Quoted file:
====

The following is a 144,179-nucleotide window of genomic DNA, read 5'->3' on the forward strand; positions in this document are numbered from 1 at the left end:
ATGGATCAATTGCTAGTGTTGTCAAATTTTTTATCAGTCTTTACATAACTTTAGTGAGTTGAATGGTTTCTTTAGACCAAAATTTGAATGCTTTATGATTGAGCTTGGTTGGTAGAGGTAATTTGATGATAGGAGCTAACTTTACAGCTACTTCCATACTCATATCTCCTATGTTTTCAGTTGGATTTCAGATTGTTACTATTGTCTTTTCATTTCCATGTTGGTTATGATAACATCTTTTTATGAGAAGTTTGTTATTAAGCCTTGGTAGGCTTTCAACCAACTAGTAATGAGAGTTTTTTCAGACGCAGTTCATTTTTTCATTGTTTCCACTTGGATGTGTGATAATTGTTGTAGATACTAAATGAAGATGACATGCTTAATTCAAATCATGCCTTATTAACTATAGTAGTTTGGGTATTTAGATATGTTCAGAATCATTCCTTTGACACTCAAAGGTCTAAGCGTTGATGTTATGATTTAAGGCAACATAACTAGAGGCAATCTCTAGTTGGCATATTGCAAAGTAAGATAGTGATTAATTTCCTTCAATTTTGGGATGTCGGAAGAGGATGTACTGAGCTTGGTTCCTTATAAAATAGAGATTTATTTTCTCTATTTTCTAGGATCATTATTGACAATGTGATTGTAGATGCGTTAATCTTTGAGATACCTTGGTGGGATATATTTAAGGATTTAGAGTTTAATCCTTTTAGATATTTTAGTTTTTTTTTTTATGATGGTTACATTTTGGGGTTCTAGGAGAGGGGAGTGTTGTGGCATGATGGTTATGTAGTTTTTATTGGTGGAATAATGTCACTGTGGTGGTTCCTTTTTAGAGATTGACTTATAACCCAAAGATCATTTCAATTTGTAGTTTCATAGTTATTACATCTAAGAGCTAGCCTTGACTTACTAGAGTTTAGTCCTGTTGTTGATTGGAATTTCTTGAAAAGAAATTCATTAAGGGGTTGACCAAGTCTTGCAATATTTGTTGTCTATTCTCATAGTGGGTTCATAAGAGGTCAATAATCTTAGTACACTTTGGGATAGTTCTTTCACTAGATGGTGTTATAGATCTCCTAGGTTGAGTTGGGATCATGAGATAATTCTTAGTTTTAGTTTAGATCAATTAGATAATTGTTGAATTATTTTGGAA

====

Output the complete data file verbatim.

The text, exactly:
The following is a 144,179-nucleotide window of genomic DNA, read 5'->3' on the forward strand; positions in this document are numbered from 1 at the left end:
ATGGATCAATTGCTAGTGTTGTCAAATTTTTTATCAGTCTTTACATAACTTTAGTGAGTTGAATGGTTTCTTTAGACCAAAATTTGAATGCTTTATGATTGAGCTTGGTTGGTAGAGGTAATTTGATGATAGGAGCTAACTTTACAGCTACTTCCATACTCATATCTCCTATGTTTTCAGTTGGATTTCAGATTGTTACTATTGTCTTTTCATTTCCATGTTGGTTATGATAACATCTTTTTATGAGAAGTTTGTTATTAAGCCTTGGTAGGCTTTCAACCAACTAGTAATGAGAGTTTTTTCAGACGCAGTTCATTTTTTCATTGTTTCCACTTGGATGTGTGATAATTGTTGTAGATACTAAATGAAGATGACATGCTTAATTCAAATCATGCCTTATTAACTATAGTAGTTTGGGTATTTAGATATGTTCAGAATCATTCCTTTGACACTCAAAGGTCTAAGCGTTGATGTTATGATTTAAGGCAACATAACTAGAGGCAATCTCTAGTTGGCATATTGCAAAGTAAGATAGTGATTAATTTCCTTCAATTTTGGGATGTCGGAAGAGGATGTACTGAGCTTGGTTCCTTATAAAATAGAGATTTATTTTCTCTATTTTCTAGGATCATTATTGACAATGTGATTGTAGATGCGTTAATCTTTGAGATACCTTGGTGGGATATATTTAAGGATTTAGAGTTTAATCCTTTTAGATATTTTAGTTTTTTTTTTTATGATGGTTACATTTTGGGGTTCTAGGAGAGGGGAGTGTTGTGGCATGATGGTTATGTAGTTTTTATTGGTGGAATAATGTCACTGTGGTGGTTCCTTTTTAGAGATTGACTTATAACCCAAAGATCATTTCAATTTGTAGTTTCATAGTTATTACATCTAAGAGCTAGCCTTGACTTACTAGAGTTTAGTCCTGTTGTTGATTGGAATTTCTTGAAAAGAAATTCATTAAGGGGTTGACCAAGTCTTGCAATATTTGTTGTCTATTCTCATAGTGGGTTCATAAGAGGTCAATAATCTTAGTACACTTTGGGATAGTTCTTTCACTAGATGGTGTTATAGATCTCCTAGGTTGAGTTGGGATCATGAGATAATTCTTAGTTTTAGTTTAGATCAATTAGATAATTGTTGAATTATTTTGGAA